Started in January of 1999, the Association has since then evolved into a self-sustaining institution. From incorporating and acquiring IRS non-profit status, to creating a basic web site and establishing an Advisory Board and liaison with Trading Path social, cultural and political communities the Association has steadily striven toward autonomy. Acquiring a Board of Directors (2002) was a major step, and the Board, now moving into its third generation, is poised to take charge of the institution’s destiny. Even as it made strides toward institutionalization, the Association executed basic research; inspired local preservation groups, tested grant submissions and continued the process of creating alliances with Trading Path related communities. In its early years the Association established popular, political and academic support in Virginia, North and South Carolina and Georgia, and among American Indian communities and it has now satisfactorily demonstrated broad support for its endeavors.
Since 2002 the TPA has actively pursued research contracts, experimented with various publicity materials and public outreach programs, aggressively recruited volunteers, and engaged in preservation at numerous historically and archaeologically important sites along the Trading Path. We’ve reinterpreted a town’s history based on its roads (Louisburg, NC), written the history of the land engrossed in a major development (“Lawson” in Union County), and mapped the stream crossings and identified the oldest roads in one county (Davidson, NC). We have mapped trading Path remnants from Petersburg, VA, across NC, and into SC, and now we’re campaigning to preserve these artifacts.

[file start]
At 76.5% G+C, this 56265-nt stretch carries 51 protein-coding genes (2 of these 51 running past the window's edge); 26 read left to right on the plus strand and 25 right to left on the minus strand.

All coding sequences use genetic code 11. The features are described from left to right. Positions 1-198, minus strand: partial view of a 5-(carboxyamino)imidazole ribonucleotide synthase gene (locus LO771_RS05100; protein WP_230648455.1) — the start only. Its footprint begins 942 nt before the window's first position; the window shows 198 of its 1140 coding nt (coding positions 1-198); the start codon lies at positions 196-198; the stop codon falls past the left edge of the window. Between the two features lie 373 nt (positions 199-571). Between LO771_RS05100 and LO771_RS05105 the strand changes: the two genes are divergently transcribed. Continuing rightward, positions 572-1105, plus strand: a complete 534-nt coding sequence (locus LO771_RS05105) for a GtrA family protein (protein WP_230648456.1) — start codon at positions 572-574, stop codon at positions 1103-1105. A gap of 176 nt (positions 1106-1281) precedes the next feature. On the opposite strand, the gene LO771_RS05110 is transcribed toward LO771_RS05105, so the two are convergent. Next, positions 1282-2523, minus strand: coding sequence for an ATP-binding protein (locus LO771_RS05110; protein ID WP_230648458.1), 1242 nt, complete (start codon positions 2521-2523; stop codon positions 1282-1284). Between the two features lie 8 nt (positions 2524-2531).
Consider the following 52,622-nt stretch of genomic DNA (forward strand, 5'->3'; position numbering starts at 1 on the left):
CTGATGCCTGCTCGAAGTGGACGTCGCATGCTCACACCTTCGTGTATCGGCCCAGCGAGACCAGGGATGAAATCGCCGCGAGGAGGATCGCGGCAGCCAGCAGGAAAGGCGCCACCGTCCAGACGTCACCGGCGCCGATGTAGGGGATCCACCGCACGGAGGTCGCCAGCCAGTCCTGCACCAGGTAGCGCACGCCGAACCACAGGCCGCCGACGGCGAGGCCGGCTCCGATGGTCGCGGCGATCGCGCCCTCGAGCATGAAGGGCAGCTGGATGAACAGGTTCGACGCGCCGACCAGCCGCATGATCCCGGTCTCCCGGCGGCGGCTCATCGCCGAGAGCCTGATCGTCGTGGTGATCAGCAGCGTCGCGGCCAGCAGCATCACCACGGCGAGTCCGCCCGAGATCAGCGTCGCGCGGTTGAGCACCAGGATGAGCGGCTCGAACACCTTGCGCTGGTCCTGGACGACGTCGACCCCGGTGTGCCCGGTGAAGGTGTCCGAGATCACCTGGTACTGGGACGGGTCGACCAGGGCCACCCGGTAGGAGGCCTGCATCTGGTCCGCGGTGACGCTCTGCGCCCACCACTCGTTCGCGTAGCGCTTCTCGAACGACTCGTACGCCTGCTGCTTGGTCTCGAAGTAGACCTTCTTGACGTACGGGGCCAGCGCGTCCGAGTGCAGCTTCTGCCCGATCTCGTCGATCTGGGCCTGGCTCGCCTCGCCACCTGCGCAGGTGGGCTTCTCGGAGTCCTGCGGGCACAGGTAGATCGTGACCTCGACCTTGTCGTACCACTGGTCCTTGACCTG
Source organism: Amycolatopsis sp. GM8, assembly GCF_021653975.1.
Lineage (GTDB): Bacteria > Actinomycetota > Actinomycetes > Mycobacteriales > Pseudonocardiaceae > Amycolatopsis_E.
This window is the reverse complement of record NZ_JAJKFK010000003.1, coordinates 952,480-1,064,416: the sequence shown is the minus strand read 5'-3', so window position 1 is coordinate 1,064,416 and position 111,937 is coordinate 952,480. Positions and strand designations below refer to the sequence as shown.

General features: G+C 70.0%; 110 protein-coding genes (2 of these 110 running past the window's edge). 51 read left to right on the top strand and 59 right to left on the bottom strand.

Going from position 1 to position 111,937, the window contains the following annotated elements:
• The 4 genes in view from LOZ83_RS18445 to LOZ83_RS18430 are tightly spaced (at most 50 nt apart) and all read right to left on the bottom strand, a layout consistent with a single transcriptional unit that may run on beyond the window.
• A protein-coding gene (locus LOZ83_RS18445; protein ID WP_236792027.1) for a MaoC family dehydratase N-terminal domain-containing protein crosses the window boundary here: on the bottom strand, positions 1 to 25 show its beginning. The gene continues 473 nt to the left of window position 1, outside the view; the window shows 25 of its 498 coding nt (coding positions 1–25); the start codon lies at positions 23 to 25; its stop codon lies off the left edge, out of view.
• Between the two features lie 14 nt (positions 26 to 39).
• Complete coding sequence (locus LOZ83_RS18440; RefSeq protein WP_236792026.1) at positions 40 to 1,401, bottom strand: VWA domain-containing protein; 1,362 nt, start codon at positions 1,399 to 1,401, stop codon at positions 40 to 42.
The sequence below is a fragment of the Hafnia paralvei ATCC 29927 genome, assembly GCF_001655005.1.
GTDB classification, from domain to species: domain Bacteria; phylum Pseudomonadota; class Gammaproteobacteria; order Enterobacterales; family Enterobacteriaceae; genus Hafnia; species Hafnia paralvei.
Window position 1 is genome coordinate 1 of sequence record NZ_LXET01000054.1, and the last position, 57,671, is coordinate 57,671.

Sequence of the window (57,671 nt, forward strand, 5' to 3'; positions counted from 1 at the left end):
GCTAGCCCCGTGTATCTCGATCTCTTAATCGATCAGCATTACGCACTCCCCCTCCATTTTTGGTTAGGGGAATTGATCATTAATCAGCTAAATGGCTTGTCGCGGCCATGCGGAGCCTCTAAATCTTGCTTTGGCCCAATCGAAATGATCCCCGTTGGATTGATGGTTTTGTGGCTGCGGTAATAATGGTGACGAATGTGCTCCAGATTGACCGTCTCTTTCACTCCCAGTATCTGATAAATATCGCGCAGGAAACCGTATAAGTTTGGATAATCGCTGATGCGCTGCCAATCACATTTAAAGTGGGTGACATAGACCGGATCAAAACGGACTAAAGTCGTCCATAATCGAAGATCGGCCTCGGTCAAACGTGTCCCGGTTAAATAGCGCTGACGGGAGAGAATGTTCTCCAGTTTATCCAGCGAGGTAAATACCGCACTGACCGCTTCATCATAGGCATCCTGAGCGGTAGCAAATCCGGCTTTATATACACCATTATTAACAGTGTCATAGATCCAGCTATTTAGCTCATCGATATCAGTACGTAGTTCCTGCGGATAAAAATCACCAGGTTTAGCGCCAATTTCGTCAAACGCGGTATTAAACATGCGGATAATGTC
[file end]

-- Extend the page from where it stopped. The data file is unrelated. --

Starting in late 2007 the TPA took the lead in developing a “Migration Trail” matrix in NC. This is a sub-component of our Trading Path Trails project begun early in 2007. The first migration trail in this matrix, the proto-type so to speak, will be the Great Wagon Road (GWR). We expect to have that project well in hand in 2008 and should complete the GWR in 2009 by which time we plan on having at least two more trails in progress.
While the main project of the TPA remains finding and protecting remnants of England’s first frontier, the TPA Board of Directors have as their primary task the retirement of the TPA start up debt. Both projects will make dramatic strides in 2008.